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How it got Planning Permission – June ’05

Planning Record – June ’05

Political InterventionPolitical intervention effectively undermined the effect of the unanimous An Bord Pleanala refusal to the first Appeal. It portrayed the ABP decision as being based on a mere technicality. This opened the way for a new application – effectively the fourth. The first Application was found to be so seriously flawed that it was withdrawn before consideration by the Planning Authority. The second Application was granted Permission by the Mayo Planning Authority, despite many submissions highlighting fundamental omissions, defects and inadequacies. A third opportunity was (most exceptionally) provided to the Applicant by An Bord Pleanala issuing a Section 10 request to fundamentally revise four crucial issues. This was done after the Appeals process, including report on submissions and oral hearing, had effectively been completed. It was a case of ‘leaning-over-backwards’ to be accommodating.

Section 10 Referral
This referral came in the immediate wake of Shell’s takeover of Enterprise. Essentially it amounted to a fast-track option for the new owner to make a fresh application, and it reduced the criteria for a successful outcome to just 4 key issues. This was a most generous gesture but the response was blatantly arrogant. What emerged was an enormous volume of consultants’ reports in which assumptions, assertions and assurances predominated, and little or nothing of substance was altered. This was put bluntly in the Executive Summary of the formal Response: 'In the case of consideration of alternatives, visual impact and safety, the assessment is that there is no material change to what has already been stated in the Environmental Impact Statement…The main refinement relates to the need to use more stone within the drainage system.'

The enormity of this disregard by the Applicant for the role and status of ABP was breath-taking. Likewise, the responses and reactions of several ministers in the immediate aftermath of the ABP refusal suggest that the Applicant’s confidence was well founded. Obviously nothing less than what was agreed in principle during initial negotiations was acceptable: the government wanted infra-structural development in Mayo and the developer wanted an on-shore gas refining facility. The fuller implications of this bargain were not teased out by the government, but the developer was clearly aware of the advantages of its end of the bargain and was unwilling to settle for less. This attitude permeates proceedings to date.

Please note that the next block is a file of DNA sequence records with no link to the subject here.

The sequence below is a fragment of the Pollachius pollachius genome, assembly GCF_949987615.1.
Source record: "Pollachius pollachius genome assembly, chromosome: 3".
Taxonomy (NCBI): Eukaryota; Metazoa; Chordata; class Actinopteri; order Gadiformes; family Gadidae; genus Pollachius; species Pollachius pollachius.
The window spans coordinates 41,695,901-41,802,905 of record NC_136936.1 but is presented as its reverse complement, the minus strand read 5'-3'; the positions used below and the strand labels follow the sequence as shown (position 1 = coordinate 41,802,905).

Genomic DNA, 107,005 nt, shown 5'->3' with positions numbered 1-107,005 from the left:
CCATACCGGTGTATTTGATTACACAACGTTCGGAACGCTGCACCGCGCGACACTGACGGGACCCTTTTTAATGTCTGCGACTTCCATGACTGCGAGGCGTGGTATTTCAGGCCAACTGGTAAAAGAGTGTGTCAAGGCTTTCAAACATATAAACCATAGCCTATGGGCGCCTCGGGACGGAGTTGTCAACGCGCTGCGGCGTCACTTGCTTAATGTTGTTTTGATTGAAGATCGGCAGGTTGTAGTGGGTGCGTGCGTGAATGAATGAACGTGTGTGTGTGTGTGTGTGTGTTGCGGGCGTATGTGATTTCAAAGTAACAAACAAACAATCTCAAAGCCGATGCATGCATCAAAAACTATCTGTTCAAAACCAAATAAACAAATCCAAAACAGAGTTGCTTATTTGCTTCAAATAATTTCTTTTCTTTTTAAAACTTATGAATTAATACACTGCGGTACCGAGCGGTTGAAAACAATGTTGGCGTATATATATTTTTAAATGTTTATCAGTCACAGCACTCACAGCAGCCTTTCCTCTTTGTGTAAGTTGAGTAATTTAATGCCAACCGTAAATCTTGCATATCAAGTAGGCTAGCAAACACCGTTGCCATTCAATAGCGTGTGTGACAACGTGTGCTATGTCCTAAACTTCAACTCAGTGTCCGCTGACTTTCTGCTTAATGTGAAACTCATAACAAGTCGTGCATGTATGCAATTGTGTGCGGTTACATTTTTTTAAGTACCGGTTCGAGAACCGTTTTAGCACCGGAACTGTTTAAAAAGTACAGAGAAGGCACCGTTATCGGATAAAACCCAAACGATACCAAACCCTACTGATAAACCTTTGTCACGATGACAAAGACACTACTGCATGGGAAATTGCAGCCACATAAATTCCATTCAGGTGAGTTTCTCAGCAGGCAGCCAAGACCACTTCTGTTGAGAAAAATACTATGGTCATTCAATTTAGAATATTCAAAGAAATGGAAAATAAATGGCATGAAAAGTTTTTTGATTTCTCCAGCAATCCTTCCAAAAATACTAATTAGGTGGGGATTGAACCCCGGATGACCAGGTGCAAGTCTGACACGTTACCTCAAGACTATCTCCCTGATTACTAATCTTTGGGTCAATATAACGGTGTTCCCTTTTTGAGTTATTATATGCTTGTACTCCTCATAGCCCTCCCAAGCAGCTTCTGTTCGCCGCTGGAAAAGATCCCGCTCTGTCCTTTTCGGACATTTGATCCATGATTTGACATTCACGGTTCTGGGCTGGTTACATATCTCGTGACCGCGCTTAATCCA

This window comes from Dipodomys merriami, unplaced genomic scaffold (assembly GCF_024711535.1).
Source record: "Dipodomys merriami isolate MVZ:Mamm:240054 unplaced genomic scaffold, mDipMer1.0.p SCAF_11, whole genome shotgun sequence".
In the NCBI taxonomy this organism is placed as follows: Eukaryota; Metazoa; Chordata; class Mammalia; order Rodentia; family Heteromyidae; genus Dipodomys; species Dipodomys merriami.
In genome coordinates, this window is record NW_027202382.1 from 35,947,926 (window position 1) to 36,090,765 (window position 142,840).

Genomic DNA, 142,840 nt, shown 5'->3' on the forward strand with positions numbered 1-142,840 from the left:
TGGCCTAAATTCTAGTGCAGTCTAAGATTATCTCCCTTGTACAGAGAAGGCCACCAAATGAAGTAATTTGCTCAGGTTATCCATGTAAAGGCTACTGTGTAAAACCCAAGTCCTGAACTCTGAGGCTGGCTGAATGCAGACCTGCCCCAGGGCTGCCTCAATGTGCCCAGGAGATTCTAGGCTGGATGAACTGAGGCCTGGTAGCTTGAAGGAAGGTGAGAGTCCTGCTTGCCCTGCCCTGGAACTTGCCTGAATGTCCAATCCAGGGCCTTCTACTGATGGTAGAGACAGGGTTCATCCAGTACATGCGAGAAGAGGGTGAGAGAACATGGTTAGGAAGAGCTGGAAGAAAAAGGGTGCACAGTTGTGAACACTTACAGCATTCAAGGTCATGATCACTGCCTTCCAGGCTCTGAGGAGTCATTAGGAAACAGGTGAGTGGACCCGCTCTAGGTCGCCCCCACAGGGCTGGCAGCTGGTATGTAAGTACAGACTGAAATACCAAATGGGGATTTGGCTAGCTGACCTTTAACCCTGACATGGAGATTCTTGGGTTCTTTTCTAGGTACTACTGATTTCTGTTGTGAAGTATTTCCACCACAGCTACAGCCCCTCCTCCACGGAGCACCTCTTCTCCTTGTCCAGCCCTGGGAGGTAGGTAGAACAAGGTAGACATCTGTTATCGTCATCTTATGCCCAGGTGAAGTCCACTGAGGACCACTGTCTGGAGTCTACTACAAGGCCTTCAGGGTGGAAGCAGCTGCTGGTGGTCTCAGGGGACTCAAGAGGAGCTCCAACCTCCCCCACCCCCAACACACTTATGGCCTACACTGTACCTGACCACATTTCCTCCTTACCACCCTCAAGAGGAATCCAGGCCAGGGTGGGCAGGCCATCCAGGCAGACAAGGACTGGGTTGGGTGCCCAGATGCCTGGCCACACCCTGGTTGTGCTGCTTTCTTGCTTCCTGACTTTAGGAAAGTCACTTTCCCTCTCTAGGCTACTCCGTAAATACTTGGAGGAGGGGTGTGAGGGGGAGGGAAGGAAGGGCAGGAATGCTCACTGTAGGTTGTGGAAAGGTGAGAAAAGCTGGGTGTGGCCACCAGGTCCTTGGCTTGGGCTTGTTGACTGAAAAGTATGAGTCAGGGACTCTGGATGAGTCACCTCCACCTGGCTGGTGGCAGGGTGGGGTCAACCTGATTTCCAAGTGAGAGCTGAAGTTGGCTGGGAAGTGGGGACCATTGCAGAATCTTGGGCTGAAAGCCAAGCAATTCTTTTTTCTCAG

Project Splitting
Our central objection is to the way in which clearcut critique of the Application has been frustrated by ‘Project Splitting’. This insidious practice has been pinpointed by a ‘Reasoned Opinion’ (2001) from the EU Commission, which is a preliminary stage in bringing Ireland before the European Court of Justice. ‘Project Splitting’ is unacceptable because it is about leverage: that is, using permission granted for one part of a project to powerfully influence the granting of another less certain permission. When such insidious loopholes are given precedence over the clear intention of the law, the integrity of the system is undermined. Since the Applicant professes to uphold the ‘Donovan Principles’ (see: a reasonable test of their good faith would be for them to accept and permit overall project evaluation.

Gasfield Pressure
In this regard the safety issue arising from the on-shore section of the import pipeline is extremely pertinent. The enormity of a pipeline conveying gas at full gasfield pressure (150 BAR/c. 1 ton per sq. in.) in close proximity to homes along a distance of 9 km, is one of the worst safety aspects of this project. It has been publicly acknowledged by an expert, Mr. Taylor, that world wide 'it is the only one of a kind that he is aware of'(ABP Report p.76). Yet it comes under the scrutiny of no Competent Authority, neither Planning nor Health & Safety nor any other: in short, no responsibility is acknowledged by any government agency.

This scandal is given dramatic significance by the fact that had the original intention of running the pipeline along the Pollatomish route been in place at the time of the recent landslides, it would in all probability have been ruptured with potentially catastrophic consequences. Its intended route was immediately above the graveyard which was severely breached and excavated by that section of the landslides. As the Det Norske Veritas report (p. 3.4) states: 'the major causes of pipe rupture are external interference and ground movement.' When major accidents happen, such as the recent gas explosions in China and Algeria, great concern is expressed. But too often, at the Planning stage major issues of safety, as instanced above, are not given specific consideration because of ‘project-splitting’.

Independent Evaluation
In view of all of the above obstacles to having vital aspects of the project as a whole brought under scrutiny, I requested assurances from the Planning Office that an independent, expert evaluation of the Application would be commissioned in respect to its diverse implications as reflected in the wide-ranging EIS. I made this request in the light of an official record of the Planning Section acknowledging in regard to a similar complex application that it did not have the necessary range of technical expertise within its own staff to evaluate such full implications. It nevertheless proceeded to adjudicate on the project and gave Planning Permission . This became a matter of serious concern when admitted publicly at an Oral Hearing.

Posted Date: 
8 June 2005 - 11:06pm